So because we use heavy tackle to do the fancy graphics and mass lookups, we don't bother much with smaller devices to handle small tasks. There are exceptions, and some stuff happens in bytewide hardware, whatever we imagine is going on on top.
Variable-width buses on ARM allow some tweaking of power, but it is heavily application-specific and there is a cost to switching modes.
Systems that only use power when actually doing something are commonly used now, but they still have to withstand the dissipation when full speed is demanded.
I think the answers will also evolve at user-level as smart ideas and friendlier devices. Maybe my laptop's webcam could decide if i am not looking at it and dim the screen; it works on a dumb timer at the moment which means it is always switching off when I want it!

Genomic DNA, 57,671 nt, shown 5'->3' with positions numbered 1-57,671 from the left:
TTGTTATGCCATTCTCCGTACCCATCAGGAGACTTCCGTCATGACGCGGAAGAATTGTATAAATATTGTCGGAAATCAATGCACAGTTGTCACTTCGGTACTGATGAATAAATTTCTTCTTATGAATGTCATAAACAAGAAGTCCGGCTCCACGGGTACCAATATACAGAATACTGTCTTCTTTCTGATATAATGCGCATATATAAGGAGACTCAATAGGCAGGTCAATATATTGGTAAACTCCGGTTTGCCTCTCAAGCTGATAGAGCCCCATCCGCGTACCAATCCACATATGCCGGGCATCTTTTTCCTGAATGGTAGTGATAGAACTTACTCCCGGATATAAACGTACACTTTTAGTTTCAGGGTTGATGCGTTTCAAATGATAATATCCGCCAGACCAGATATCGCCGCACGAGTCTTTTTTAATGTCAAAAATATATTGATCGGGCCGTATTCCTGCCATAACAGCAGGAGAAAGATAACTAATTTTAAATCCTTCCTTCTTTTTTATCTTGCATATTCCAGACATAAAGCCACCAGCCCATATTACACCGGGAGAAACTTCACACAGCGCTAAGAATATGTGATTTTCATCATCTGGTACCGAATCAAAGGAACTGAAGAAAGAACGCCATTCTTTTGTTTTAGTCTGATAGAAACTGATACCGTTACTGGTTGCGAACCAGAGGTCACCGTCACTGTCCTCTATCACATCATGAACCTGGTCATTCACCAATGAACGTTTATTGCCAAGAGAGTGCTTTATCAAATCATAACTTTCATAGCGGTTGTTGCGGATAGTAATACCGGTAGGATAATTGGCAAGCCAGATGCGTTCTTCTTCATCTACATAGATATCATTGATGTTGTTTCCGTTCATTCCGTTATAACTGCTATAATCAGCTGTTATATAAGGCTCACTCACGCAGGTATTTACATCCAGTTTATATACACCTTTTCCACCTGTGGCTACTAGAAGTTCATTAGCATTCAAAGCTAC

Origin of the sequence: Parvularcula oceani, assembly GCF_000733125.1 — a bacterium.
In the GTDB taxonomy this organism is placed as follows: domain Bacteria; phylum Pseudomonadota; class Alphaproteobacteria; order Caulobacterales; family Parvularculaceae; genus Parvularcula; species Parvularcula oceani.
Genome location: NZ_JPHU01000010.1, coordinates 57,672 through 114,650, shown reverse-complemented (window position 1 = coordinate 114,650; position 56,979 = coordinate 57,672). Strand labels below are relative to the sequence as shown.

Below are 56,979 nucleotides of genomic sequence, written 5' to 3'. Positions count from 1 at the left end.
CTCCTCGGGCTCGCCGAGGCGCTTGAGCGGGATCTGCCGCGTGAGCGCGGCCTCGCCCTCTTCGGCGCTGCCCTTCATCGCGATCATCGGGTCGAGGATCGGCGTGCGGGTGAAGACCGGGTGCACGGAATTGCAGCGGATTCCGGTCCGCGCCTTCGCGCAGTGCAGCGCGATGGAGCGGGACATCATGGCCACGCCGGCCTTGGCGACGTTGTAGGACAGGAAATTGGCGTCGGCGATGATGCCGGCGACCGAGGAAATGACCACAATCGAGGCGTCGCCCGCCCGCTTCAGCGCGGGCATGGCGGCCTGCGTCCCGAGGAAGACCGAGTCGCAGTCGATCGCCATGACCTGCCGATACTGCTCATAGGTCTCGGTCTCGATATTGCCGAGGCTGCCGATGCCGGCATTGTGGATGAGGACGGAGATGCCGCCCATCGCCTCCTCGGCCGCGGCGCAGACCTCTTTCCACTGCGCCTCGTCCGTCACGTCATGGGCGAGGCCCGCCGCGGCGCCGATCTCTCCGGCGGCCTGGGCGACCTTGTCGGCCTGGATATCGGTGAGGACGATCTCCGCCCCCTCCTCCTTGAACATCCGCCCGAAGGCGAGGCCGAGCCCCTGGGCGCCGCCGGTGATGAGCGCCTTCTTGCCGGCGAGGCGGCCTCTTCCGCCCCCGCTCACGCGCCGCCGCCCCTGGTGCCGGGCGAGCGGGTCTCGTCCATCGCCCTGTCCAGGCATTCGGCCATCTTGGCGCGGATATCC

For lower-power we could sense an RF tag printed on spectacle frames.
junk 64bit. We need processors that have:
1) efficient addressing/fetch of 1-byte, 2-byte, 4-byte and 8-byte locations.
memory that loads and stores all these sizes equally efficiently. I now have a 64b operating system, and with it came the need to double my memory size to get the same performance (that's considered an improvement?).
2) 32b data
3) no more than 48b address bus.
As we unveil EE Times’ 2015 Silicon 60 list, journalist & Silicon 60 researcher Peter Clarke hosts a conversation on startups in the electronics industry. Panelists Dan Armbrust (investment firm Silicon Catalyst), Andrew Kau (venture capital firm Walden International), and Stan Boland (successful serial entrepreneur, former CEO of Neul, Icera) join in the live debate.